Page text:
Mon | Dec 5, 2016

Young musicians searching for 'a sound'

Published:Friday | February 26, 2010 | 12:00 AM

Howard Campbell, Gleaner Writer

Jamaican popular music has a proud record of producing great drum-and-bass teams - Lloyd Knibb and Lloyd Brevette of the Skatalites, Carlton and Aston 'Familyman' Barrett of The Wailers, and Sly and Robbie.

Bassist Andrew Ayre and drummer Patrick Anderson have some way to go before they reach that level, but are determined to maintain the history of great reggae rhythm sections. They currently play in the Idren Workshop, a band led by respected trombonist Ronald 'Nambo' Robinson.

The unit has been active recently, featuring in Robinson's Freedom Sounds shows which have taken place at Redbones Blues Café and Pulse. The series continues Sunday with a gig at St Andrew Park.

Started in church bands

Twenty-two-year-old Ayre is a Kingstonian and second-year student at the Edna Manley College of the Visual and Performing Arts. Manchester-born, the dreadlocked Anderson is two years older and graduated from that school a year ago.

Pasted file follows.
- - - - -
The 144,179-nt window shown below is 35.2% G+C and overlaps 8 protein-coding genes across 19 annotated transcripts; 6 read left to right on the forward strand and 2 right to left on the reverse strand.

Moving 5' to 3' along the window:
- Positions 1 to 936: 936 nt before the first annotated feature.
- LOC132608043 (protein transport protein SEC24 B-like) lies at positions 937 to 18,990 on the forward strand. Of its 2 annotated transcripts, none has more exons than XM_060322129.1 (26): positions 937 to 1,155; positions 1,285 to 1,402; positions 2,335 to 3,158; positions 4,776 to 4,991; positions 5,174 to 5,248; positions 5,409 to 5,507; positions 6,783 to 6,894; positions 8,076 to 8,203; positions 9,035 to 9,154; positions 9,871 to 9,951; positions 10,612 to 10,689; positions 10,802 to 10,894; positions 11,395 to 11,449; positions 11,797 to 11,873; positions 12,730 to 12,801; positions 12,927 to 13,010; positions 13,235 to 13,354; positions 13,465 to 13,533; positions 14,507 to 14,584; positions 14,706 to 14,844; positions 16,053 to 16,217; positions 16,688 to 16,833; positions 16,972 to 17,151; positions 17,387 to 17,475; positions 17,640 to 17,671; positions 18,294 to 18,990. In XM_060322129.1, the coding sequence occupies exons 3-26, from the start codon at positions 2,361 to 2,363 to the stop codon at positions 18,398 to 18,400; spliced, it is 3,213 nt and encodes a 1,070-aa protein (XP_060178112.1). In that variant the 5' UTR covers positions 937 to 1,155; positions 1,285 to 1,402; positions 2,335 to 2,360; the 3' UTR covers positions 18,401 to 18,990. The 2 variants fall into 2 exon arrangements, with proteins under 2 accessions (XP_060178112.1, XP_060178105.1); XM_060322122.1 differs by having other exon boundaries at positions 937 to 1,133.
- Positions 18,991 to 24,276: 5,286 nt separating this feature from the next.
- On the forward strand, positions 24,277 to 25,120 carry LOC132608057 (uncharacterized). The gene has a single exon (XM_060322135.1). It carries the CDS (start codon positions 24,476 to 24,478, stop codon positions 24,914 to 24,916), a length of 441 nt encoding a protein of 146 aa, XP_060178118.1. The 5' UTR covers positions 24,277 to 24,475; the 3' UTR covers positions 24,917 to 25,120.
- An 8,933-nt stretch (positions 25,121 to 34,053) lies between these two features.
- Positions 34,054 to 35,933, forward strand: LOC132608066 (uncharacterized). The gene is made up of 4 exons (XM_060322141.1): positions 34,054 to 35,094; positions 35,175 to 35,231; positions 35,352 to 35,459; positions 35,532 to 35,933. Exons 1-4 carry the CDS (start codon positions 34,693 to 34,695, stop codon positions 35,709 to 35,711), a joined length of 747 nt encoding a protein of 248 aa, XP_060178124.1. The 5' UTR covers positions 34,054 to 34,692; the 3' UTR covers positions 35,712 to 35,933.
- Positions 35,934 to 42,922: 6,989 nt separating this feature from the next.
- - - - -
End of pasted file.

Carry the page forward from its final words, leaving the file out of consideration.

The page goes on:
Both started in their church bands but learned their licks listening to secular musicians. Ayre says his biggest influences are 'Familyman' Barrett, Robbie Shakespeare and the jazz greats Jaco Pastorius (of the Weather Report band) and Marcus Miller (formerly of Miles Davis' band and Luther Vandross' musical director).

"I mostly listen to Familyman and Robbie 'cause reggae is my roots, but I listen to Jaco and Marcus Miller for the grooves," he said. Barrett, he added, is his favourite player.

"I listen to Bob (Marley) hard. Sometimes I wonder how dem come up with dem bass lines."

Anderson is also influenced by the masters: Sly Dunbar, Lincoln 'Style' Scott of Roots Radics and Leroy 'Horsemouth' Wallace, an exponent of the Rockers sound. Drummers went out of style as studio musicians in the 1980s when most Jamaican producers turned to computers, but Anderson says they are slowly making a comeback.

"The most important thing is to be creative and have a particular sound so you can draw the producers to you," he said.

To date, Anderson has recorded songs with rising singer Ras Penco and Nelly Stharre, a Dominican performer. Ayre has played on two songs with his other band, Pentateuch.